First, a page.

If 2019 had been different, this image wouldn’t be here. Through sudden changes in life circumstance, two of the objects in this photo were gifted to me: a soulful wool batt from my cousin, a venerable Medalta bowl from my mom. Together these items have been holding my thoughts on a drop spindle as I’ve finally made a commitment to turn the wool into a useful skein.
It is so easy to be distracted by unhelpful patterns of being. Spinning slows me down and gives me time to think about how my life could be different in a more peaceful, thoughtful, creative way. For an hour here and there I feel like life makes sense and I can move beyond those patterns and build upon a new and positive mindset.
Have you ever been surprised by a habit you didn’t realize you had until someone points it out to you?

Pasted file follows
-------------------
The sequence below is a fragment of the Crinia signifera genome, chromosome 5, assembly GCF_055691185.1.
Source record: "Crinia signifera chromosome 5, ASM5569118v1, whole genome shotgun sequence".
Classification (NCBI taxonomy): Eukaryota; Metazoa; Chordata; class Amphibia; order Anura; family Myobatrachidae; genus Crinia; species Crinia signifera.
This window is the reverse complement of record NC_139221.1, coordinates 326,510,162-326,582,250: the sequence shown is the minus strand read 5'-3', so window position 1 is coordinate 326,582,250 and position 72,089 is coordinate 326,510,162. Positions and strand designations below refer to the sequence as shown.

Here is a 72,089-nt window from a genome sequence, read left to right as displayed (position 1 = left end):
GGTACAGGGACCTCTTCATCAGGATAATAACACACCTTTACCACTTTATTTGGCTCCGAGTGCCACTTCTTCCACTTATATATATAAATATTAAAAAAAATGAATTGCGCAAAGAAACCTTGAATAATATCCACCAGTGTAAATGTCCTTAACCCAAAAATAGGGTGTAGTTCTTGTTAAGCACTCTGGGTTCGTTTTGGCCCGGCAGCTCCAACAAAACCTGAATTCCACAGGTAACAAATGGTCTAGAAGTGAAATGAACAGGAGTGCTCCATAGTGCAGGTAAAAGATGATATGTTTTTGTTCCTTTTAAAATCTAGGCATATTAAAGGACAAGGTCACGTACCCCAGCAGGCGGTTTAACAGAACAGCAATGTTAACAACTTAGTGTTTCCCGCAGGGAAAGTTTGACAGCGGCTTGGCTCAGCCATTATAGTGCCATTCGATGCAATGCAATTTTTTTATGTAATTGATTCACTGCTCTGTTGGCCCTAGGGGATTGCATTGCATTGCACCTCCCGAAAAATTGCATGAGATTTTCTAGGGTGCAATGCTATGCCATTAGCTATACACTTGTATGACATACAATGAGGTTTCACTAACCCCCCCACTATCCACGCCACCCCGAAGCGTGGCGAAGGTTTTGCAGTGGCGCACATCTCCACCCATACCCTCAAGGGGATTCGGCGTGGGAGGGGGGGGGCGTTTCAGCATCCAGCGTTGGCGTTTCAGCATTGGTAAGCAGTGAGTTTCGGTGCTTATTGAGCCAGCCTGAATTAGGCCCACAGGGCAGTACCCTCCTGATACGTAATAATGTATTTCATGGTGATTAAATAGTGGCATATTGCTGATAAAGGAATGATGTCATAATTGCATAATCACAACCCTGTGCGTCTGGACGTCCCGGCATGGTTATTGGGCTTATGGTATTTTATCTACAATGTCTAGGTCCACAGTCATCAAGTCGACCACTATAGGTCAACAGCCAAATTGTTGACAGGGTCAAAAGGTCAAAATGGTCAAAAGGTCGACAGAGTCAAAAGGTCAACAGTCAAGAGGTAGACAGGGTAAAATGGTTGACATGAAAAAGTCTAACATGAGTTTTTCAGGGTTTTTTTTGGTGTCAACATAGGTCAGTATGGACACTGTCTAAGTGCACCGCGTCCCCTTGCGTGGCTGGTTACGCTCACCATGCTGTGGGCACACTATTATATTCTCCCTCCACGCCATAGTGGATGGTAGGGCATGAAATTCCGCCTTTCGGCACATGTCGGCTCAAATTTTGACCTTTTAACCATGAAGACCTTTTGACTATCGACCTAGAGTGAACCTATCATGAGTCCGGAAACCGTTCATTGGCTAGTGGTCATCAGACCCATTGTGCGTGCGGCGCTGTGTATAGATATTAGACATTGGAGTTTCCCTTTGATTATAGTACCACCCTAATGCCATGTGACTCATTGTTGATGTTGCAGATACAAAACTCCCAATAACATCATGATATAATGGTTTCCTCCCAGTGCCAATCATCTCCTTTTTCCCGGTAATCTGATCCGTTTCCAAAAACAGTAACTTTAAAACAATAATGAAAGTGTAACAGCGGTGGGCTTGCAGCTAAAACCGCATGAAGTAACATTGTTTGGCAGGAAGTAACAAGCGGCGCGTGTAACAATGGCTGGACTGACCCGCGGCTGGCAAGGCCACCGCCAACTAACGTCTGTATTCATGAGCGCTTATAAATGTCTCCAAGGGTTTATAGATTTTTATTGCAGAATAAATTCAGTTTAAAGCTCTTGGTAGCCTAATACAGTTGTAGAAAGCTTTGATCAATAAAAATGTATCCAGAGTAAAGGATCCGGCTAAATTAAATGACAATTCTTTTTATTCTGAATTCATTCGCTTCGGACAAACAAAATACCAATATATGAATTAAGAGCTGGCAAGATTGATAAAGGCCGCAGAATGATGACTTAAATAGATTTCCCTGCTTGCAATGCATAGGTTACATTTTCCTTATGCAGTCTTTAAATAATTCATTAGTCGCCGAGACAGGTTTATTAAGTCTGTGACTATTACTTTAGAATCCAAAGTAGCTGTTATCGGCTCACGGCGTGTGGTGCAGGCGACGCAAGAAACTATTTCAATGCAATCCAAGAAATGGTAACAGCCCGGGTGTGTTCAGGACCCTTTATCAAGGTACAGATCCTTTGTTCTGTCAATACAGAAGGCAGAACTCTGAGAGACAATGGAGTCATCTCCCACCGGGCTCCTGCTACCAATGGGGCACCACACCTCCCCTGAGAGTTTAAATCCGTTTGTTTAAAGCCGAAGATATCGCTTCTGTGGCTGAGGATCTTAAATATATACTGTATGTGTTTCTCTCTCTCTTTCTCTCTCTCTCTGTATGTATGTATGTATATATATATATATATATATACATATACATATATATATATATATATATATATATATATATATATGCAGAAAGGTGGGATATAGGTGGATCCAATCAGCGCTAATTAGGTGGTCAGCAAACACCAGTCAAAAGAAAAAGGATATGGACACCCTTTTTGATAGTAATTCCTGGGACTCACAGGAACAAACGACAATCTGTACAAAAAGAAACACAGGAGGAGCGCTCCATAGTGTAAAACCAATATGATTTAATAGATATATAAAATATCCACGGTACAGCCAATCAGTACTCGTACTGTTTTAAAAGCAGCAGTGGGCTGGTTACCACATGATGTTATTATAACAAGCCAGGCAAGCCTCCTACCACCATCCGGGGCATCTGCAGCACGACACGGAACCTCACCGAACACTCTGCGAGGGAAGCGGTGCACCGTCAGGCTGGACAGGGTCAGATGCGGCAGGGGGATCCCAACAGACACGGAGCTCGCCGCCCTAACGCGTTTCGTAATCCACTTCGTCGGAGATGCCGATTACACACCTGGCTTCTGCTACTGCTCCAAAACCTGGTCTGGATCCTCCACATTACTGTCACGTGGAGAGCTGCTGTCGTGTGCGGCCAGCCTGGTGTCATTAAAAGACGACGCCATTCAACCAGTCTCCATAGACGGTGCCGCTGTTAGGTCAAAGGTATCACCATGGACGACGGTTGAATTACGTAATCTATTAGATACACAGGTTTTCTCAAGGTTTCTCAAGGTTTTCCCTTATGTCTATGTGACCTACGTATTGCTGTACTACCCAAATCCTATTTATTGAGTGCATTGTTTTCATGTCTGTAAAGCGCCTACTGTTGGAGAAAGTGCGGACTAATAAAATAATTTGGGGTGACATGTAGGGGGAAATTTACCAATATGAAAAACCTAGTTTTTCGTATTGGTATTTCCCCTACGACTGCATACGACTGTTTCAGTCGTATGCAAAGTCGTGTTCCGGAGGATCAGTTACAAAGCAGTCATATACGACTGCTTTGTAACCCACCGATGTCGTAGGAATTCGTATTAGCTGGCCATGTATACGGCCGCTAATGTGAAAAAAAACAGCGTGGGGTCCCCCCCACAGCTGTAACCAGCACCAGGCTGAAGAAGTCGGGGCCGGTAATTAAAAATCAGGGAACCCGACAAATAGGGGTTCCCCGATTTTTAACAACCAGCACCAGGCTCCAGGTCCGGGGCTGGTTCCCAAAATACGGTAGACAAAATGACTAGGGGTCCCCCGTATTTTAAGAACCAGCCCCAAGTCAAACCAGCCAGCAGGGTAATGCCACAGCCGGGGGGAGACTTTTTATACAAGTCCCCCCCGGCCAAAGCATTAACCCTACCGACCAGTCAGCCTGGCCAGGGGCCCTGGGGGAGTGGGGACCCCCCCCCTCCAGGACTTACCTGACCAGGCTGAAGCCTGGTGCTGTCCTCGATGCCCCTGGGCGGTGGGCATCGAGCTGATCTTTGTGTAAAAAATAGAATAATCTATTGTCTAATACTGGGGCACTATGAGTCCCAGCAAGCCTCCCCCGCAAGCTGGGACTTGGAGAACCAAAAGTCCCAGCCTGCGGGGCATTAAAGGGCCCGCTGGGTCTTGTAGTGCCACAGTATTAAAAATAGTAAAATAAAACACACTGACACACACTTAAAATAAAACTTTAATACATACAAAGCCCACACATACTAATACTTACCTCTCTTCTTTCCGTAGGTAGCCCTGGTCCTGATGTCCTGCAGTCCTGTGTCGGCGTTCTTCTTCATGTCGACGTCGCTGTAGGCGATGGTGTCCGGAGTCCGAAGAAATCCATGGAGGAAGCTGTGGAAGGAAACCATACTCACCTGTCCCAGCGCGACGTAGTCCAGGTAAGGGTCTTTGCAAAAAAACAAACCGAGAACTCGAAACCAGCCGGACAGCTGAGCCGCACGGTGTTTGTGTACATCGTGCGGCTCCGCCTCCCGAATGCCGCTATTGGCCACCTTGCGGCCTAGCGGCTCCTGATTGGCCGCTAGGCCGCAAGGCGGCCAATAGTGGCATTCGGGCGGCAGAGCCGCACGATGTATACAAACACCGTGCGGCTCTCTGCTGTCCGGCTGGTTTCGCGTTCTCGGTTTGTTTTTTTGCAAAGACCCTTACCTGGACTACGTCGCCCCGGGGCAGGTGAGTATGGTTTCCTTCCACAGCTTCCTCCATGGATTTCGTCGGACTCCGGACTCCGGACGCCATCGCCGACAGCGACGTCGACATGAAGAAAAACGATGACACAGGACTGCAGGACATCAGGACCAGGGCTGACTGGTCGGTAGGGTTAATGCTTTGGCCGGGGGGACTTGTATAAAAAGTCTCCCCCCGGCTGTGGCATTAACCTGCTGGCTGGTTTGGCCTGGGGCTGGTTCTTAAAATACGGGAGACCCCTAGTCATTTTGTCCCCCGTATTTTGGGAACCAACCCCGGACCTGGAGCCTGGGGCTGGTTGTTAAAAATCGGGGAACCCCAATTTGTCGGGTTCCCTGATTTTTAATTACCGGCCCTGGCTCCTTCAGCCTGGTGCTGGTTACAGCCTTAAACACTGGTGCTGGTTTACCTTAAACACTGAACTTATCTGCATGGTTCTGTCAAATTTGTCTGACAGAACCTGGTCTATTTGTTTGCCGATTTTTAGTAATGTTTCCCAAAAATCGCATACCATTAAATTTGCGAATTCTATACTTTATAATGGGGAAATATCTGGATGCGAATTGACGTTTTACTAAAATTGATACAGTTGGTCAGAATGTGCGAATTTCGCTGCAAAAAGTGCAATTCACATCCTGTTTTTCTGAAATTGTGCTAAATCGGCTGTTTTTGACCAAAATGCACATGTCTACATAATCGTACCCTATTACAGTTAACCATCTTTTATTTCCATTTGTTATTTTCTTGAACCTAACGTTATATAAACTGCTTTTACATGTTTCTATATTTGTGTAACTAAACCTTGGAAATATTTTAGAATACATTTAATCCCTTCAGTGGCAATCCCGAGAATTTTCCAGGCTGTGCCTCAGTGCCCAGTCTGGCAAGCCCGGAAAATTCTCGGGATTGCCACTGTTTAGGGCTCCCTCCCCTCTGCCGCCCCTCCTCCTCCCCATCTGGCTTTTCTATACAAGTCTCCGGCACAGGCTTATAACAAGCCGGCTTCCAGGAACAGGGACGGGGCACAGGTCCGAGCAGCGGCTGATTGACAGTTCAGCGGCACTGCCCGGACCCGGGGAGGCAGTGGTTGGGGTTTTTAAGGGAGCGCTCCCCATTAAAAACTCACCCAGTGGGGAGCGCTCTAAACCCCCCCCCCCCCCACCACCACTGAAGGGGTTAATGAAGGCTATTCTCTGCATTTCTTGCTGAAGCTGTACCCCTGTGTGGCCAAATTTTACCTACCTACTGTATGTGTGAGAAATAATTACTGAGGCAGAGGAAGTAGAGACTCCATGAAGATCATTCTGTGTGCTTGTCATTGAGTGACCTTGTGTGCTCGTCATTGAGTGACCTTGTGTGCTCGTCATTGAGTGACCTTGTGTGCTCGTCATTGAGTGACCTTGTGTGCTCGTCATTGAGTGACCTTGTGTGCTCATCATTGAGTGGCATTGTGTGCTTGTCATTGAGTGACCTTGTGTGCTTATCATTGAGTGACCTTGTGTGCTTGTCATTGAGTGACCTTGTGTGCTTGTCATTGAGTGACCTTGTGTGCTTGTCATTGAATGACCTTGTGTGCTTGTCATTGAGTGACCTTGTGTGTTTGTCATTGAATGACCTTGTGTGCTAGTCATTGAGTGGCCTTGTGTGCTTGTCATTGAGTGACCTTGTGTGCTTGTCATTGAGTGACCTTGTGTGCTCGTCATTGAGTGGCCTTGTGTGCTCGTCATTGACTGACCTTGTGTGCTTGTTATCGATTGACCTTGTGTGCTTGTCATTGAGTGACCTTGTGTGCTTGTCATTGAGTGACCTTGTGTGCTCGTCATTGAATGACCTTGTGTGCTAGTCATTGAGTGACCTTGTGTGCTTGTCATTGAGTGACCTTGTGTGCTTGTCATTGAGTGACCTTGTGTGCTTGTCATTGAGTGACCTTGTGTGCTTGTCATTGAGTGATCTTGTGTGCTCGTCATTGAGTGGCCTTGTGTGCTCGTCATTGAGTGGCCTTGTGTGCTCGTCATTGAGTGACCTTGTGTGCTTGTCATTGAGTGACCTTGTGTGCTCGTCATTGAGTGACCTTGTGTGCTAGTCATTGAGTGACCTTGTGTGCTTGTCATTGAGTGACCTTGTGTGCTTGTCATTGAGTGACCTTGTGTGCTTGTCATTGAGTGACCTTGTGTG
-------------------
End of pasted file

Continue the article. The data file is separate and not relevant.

It appears that this year, I formed a mild habit of handspinning fibre. Until I started organizing photographs, I hadn’t realized I was spinning something almost every month of 2017.
I think of it as meditation in motion. The by-product just happens to be pleasingly tactile, beautifully coloured yarn that also looks great under a camera lens (phone camera lens that is).
Below are some of the images I recorded. I am still learning to chain-ply, took a great class on hand carding with Diana Twiss and practiced a bit of knitting too. (All images photographed with iPhone 5 or iPhone 6S. Notecard in mail image by Susan Stephen.
One way of creating that has helped me deal with the challenges of a demanding teaching profession is spinning. It is highly process oriented and basic in its reduction of form through texture and colour. It is a linear (no pun intended) way of working through thoughts and can be fit in a few minutes here and there without feeling I’ve lost track of what I was doing (as happens when composing a drawing).
Today I thought I would pay tribute to the beautiful wheel my parents bought for me almost 20 years ago: An Ashford ‘Joy.’ Sometimes the things we need to help us settle into ourselves are right there waiting for us to pick them up again. I digitally processed the photographs in black and white to draw the eye to the elegant, minimalist curves and natural wood grain.